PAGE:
24. Code Example: get_indexer • Utilize Cython and C hash table

    (klib/khash.h) cdef class Int64Engine(IndexEngine): cdef initialize(self): … self.mapping = _hash.Int64HashTable(…) def get_indexer(self, values): … return self.mapping.lookup(values) 5ZQFPQUJNJ[FE$ZUIPOJOUFSOBM OBNFEl&OHJOFz $ZUIPOXSBQQFSGPSLIBTII
  25. Code Example: Cache • Index is immutable and can cache

    some computations. class Index(…): @cache_readonly(…) def is_unique(self): return self._engine.is_unique $ZUIPOJ[FENFNPJ[FEFDPSBUPS 6TFUZQFPQUJNJ[FE&OHJOF
  26. Code Example: Type-Optimized Cython Python script to generate Cython functions

    for each type using templates. left_join_template = """ def left_join_indexer_%(name)s(ndarray[%(c_type)s] left, ndarray[%(c_type)s] right): ''' Two-pass algorithm for monotonic indexes. Handles many- to-one merges ''' cdef: Py_ssize_t i, j, k, nright, nleft, count %(c_type)s lval, rval ndarray[int64_t] lindexer, rindexer ndarray[%(c_type)s] result … 'JMMFECZFBDIUZQF
  27. Release the GIL • For parallelism (pandas 0.17.0-). def duplicated_int64(ndarray[int64_t,

    ndim=1] values, object keep='first'): cdef: int ret = 0, value, k Py_ssize_t i, n = len(values) kh_int64_t * table = kh_init_int64() ndarray[uint8_t, ndim=1, cast=True] out = np.empty(n, dtype='bool') kh_resize_int64(table, min(n, _SIZE_HINT_LIMIT)) … else: with nogil: for i from 0 <= i < n: value = values[i] k = kh_get_int64(table, value) if k != table.n_buckets: out[table.vals[k]] = 1 out[i] = 1 else: k = kh_put_int64(table, value, &ret) table.keys[k] = value table.vals[k] = i out[i] = 0 kh_destroy_int64(table) return out 3FMFBTFUIF(*- 6TFLIBTIEJSFDUMZ VOBCMF UPVTFXSBQQFSDMBTTXJUIPVU(*-
  28. Further Reading • “A look inside pandas design and development”

    by Wes McKinney
  29. Performance Testing • airspeed velocity • pandas now has 650↑

    benchmarks All benchmarks: before after ratio [5049b5 ] [53ac28 ] 293.20ns 290.10ns 0.99 attrs_caching.getattr_dataframe_index.time_getattr_dataframe_index 3.13μs 3.08μs 0.98 attrs_caching.setattr_dataframe_index.time_setattr_dataframe_index 7.45ms 7.23ms 0.97 binary_ops.frame_add.time_frame_add 4.14ms 4.09ms 0.99 binary_ops.frame_add_no_ne.time_frame_add_no_ne 4.28ms 4.40ms 1.03 binary_ops.frame_add_st.time_frame_add_st 21.67ms 21.58ms 1.00 binary_ops.frame_float_div.time_frame_float_div 5.74ms 5.84ms 1.02 binary_ops.frame_float_div_by_zero.time_frame_float_div_by_zero 17.90ms 17.81ms 0.99 binary_ops.frame_float_floor_by_zero.time_frame_float_floor_by_zero 10.49ms 9.97ms 0.95 binary_ops.frame_float_mod.time_frame_float_mod 5.95ms 6.14ms 1.03 binary_ops.frame_int_div_by_zero.time_frame_int_div_by_zero 10.64ms 10.64ms 1.00 binary_ops.frame_int_mod.time_frame_int_mod 7.26ms 7.31ms 1.01 binary_ops.frame_mult.time_frame_mult 4.14ms 4.10ms 0.99 binary_ops.frame_mult_no_ne.time_frame_mult_no_ne $PNQBSJTPOCFUXFFO DPNNJUT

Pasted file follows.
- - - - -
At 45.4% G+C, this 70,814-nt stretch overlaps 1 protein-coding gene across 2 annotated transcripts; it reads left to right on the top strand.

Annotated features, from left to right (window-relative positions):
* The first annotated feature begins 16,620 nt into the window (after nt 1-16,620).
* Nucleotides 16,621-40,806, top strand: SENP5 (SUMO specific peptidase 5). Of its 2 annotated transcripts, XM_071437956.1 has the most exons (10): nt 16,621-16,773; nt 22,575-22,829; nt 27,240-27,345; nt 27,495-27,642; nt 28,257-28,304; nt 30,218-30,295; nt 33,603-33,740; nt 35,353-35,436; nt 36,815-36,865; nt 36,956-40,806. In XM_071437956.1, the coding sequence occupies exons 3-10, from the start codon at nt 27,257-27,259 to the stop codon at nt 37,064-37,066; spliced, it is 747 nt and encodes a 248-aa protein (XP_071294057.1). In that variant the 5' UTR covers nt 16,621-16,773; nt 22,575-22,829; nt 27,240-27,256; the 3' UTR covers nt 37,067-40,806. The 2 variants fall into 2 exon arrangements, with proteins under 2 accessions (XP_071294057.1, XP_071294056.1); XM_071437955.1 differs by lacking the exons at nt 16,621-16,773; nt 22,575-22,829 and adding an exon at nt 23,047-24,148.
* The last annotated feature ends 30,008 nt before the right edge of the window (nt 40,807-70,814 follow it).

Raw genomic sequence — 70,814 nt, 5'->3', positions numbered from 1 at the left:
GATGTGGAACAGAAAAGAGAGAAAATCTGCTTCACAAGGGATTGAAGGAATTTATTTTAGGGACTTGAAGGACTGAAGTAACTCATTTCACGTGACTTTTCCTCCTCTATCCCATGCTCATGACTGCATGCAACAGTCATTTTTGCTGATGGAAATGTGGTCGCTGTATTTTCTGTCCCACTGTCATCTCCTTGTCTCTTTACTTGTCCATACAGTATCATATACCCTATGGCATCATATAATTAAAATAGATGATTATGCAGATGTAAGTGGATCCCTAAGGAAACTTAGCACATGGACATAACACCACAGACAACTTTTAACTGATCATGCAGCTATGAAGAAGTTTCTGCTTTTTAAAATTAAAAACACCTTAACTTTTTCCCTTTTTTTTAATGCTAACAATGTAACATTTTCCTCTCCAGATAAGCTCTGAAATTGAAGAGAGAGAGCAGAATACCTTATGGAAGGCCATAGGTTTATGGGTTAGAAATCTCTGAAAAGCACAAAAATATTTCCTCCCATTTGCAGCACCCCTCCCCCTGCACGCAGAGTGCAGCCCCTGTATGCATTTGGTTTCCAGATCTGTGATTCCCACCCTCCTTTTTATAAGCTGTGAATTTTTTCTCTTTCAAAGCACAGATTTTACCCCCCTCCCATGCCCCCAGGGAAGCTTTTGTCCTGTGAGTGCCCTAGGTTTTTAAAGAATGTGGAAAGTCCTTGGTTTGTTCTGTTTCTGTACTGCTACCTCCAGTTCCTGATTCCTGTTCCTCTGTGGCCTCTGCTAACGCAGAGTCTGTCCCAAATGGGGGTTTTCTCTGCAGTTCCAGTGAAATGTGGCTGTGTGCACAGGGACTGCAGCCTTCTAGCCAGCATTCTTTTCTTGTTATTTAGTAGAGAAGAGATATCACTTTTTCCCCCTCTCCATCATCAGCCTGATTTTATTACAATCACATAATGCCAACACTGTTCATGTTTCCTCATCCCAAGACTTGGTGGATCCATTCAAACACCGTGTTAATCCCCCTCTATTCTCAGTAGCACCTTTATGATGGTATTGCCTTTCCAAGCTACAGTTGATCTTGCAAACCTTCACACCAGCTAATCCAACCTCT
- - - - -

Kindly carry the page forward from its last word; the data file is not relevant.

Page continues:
30. Performance Testing • airspeed velocity • Changes with the passage

    of the time
  31. Tips for performance

  32. Tips for performance • Introduce basic rules which can be

    applied to most cases in performance point of view. • Some functions intends user’s convenience, rather than performance. • Environment • AWS EC2: c4.2xlarge (vCPU: 8, Memory: 15 GiB) • Python 3.5.0 • DISCLAIMER: Performance is mostly depending on actual data and operations. Be sure to profile the effectiveness.
  33. 1. Installation • Link NumPy to linear algebra libraries. •

    BLAS/ATLAS, LAPACK • Install pandas optional dependencies: #PUUMFOFDL A collection of fast NumPy array functions. /VNFYQS A fast numerical expression evaluator.
  34. 1. Installation • Confirm NumPy links sysinfo.get_info('lapack') {'language': 'f77', 'libraries':

    ['openblas'], 'library_dirs': ['/home/ec2-user/miniconda/lib']} import numpy.distutils.system_info as sysinfo sysinfo.get_info('atlas') {'define_macros': [('ATLAS_INFO', '"\\"3.8.4\\""')], 'include_dirs': ['/home/ec2-user/miniconda/include'], 'language': 'f77', 'libraries': ['lapack', 'f77blas', 'cblas', 'atlas'], 'library_dirs': ['/home/ec2-user/miniconda/lib']}
  35. 1. Installation • Confirm pandas-related environment. pd.show_versions() INSTALLED VERSIONS ------------------

    python: 3.5.0.final.0 … pandas: 0.17.0 numpy: 1.10.0 bottleneck: 1.0.0 numexpr: 2.4.4 …
  36. 2. Built-in Functions / Methods • Check API doc before

    writing user defined functions (UDF) by yourself. • Some functions may be faster than NumPy depending on conditions. • Example: Uniquify np.unique([1, 2, 2, 3, 2, 4]) array([1, 2, 3, 4]) 3FNPWFEVQMJDBUFT
  37. 2. Built-in Functions / Methods %timeit np.unique(values) 10 loops, best